A recent study of 1,004 US adults, conducted by ENGINE Insights using its CARAVAN Omnibus service, has shown that American consumers are greatly concerned about the impact on small businesses from the recent COVID-19 epidemic and resulting quarantines. In our survey, three-quarters (75%) of consumers interviewed indicate that they are worried (4 or 5 on a 5-point scale) about the survival of small businesses following this crisis, with Gen X (ages 40-55) and Baby Boomer (ages 56-74) segments both being higher at 79%.
Among those concerned, the most common reasons cited were the negative economic impact on local communities of small business failures (70%), followed by concerns about a lack of competition in the economy if small business failures were widespread (52%), concern that fewer small business will lead to local communities being less vibrant (52%), and the fact that small businesses are a key source of jobs (47%).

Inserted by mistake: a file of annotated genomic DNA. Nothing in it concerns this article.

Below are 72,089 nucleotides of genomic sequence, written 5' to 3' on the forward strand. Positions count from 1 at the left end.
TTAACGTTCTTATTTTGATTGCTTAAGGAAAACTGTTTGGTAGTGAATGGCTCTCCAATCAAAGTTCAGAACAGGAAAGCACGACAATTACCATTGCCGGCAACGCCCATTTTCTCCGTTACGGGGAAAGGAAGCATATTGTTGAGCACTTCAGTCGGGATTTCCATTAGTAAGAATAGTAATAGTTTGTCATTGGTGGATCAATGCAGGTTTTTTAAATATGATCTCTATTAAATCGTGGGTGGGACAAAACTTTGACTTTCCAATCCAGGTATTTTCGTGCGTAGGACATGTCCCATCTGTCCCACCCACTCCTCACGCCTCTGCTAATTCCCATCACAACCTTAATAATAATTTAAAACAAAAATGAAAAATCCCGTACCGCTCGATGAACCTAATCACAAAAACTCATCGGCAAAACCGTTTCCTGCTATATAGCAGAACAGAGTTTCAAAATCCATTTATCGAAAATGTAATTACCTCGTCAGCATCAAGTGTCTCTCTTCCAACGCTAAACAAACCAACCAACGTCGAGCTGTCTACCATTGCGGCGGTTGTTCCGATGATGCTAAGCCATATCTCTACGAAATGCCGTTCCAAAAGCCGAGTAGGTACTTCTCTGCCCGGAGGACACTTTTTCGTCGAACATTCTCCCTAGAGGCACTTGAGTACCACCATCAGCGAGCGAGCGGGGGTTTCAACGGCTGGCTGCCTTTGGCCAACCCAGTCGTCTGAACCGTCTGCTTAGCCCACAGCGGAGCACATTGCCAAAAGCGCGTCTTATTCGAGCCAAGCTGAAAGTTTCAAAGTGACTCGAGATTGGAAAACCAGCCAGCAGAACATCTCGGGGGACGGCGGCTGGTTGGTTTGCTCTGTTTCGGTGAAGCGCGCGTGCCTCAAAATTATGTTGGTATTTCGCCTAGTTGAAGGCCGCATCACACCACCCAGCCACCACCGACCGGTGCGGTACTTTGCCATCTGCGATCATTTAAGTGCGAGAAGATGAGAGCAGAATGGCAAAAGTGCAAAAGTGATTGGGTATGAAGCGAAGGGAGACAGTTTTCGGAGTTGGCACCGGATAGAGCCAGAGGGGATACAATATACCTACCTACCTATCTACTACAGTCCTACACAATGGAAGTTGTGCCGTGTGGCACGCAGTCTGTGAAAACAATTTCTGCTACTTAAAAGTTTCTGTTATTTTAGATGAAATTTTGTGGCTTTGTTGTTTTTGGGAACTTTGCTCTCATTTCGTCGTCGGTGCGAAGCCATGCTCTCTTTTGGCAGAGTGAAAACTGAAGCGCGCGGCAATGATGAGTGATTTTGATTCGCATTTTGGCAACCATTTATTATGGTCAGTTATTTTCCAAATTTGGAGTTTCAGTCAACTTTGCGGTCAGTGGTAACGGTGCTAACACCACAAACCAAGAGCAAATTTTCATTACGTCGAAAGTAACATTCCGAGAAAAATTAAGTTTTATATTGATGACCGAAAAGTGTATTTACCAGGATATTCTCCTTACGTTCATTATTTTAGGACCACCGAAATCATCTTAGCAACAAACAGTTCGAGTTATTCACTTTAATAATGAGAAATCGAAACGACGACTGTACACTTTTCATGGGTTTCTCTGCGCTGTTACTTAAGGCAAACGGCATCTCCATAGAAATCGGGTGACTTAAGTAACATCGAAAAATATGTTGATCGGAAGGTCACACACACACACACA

In addition, nearly two-thirds (64%) of consumers surveyed said they have made an extra effort to purchase from small businesses in their local community during the COVID-19 epidemic, with those reporting household incomes over $100,000 annually being even more likely to say this (74%).
This research shows that a significant proportion of consumers are making intentional changes to their spending habits to do what they can to ensure that small businesses survive. As with many trends we are seeing during this crisis, such as working from home, video conference calls, and contactless payment technologies, this behavior isn’t necessarily new (the term “shop local” has been around for years) but it does appear to be accelerating due to recent events.
Behavior such as this and the thinking that drives it, combined with the tenuousness of global supply chains, may herald the coming of a new era of localism. In the end, this might be one of the lasting effects on consumer behavior that comes from the current crisis. Only time will tell.